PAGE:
The postpartum body is unlike any other body transformation. Suddenly your body is different than it’s ever been, and it happens, literally, overnight. Normal weight gain or loss happens slowly, and you can usually look back and remember the process. Even in pregnancy, you see your belly get bigger every day. But then one day, you’re no longer pregnant and you’re left with a belly that feels like an empty bag hanging around your waist. In a day you go from pregnant to a weird, soft shape.

At my six-week appointment, I asked my doctor for good postpartum exercises. He knows I’m a runner, and told me to resume running. He also told me to do planks to tone my midsection, so I’m adding planks to my routine. Since I haven’t used my abs in almost a year, I’m starting slow, and making Tom do them with me. So far I’ve done just over a minute without stopping.

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After talking to my doctor about my postpartum frustrations, we talked about planks and running, but he ended by telling me that the questions I was asking were questions of vanity. Sure, vanity has its place, but he reminded me that I had two easy, uneventful pregnancies, my deliveries went as planned, and I’m now the mother of two healthy babies. Considering that, if what I’m left worrying about is vanity, well then I’m one of the lucky ones.

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7 Comments

  1. jennylynn July 22, 2013

    My doctor told me it takes 3 months to really stop losing weight during post-partum healing so…there is a little extra grace for you if you would like to take it 🙂 Post-Partum is such a trying time. Our bodies don’t just bounce back and it is such a struggle. It took me until about 10 months to get back to feeling comfortable in my pre-pregnancy clothes (i.e. not squeezing into them) and I still wear spanks 6 out of 7 days every week. 6 weeks is still so early. Give yourself as much grace as you can stand in these areas.

    You are awesome Amanda!
    XOXO,
    jL

    Reply
    • amandakrieger July 22, 2013

      THREE MONTHS!? that’s DOUBLE what i was thinking! thanks for telling me that, jen! and, yes, i think all women always deserve a LOT of grace in this area…especially after pregnancy.

      Reply
  2. E July 22, 2013

    Two things…
    1. I wore maternity jeans until Sam was SIX months old and only gave them up them because they literally tore off my body!
    2. I REALLY want to run the Richmond Half Marathon with you. Please say you will take on a chubby running partner and accept me!!

    I didn’t even read the rest of your post because I got too excited about us running the Richmond half marathon together. Going back now…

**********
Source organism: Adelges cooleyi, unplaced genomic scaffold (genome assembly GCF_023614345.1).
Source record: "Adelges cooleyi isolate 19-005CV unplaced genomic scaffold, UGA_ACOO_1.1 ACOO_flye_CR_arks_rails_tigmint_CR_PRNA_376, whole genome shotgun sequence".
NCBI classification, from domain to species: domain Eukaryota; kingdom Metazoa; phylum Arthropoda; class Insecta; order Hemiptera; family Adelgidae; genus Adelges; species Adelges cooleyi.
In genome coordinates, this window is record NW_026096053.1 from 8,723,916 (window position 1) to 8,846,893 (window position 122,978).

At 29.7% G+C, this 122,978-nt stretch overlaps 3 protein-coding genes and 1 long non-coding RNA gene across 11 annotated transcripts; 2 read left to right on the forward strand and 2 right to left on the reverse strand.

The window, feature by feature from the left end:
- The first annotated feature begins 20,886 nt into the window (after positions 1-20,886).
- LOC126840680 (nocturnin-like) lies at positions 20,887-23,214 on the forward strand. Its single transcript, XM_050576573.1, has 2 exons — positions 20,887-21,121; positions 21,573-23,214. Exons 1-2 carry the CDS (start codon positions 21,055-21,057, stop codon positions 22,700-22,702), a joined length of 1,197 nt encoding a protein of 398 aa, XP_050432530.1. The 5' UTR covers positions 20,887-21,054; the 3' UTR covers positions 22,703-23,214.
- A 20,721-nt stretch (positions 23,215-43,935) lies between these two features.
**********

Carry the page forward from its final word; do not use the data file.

Reply
    • amandakrieger July 23, 2013

      Yes yes yes!! Run Richmond!! You’d love it, and it’s a perfect first-time race&

      Reply
  3. Lynsie July 23, 2013

    I’ve been thinking about the dreaded “empty bag hanging around your waist” part and other wonderful post partum things recently and not getting too excited about that part. That in between phase is so tough with clothes. I am always so ready to put away the maternity stuff, but then I have nothing to wear and when you are nursing my muffin top was more attention getting to me because my back was catching wind while nursing (when I hadn’t gotten to the laundry to wash my 2 nursing tanks that had spit up all over them). Hang in there and thanks for adding the “me too” value because here in a few months I am going to feel like I am the only mama who is stretched out, muffiny, and saggy!

    Reply
  4. Jenny Ramsey July 24, 2013

    Baby Chase is almost six months old and I ate ice cream for lunch. How am I doin?

    Reply
  5. Simple Savvy July 26, 2013

    I just found your post on Casey’s blog and I TOTALLY understand every word you just said. I’m almost 8 months PP and I still hate my body. I haven’t been able to work out because I only get about 5 hours of sleep for every 24 (on a good day) and I’m always exhausted. None of my clothes fit. New clothes don’t even fit because they’re not made for PP bodies. I just wrote briefly on my blog last week about how the only thing I can wear without looking like a muffin are my husbands button down shirts (so not flattering) and how most days I’m just sulking around in my yoga pants. Thanks for writing this as it makes me feel less lonely in my PP body slumpfest.

    Reply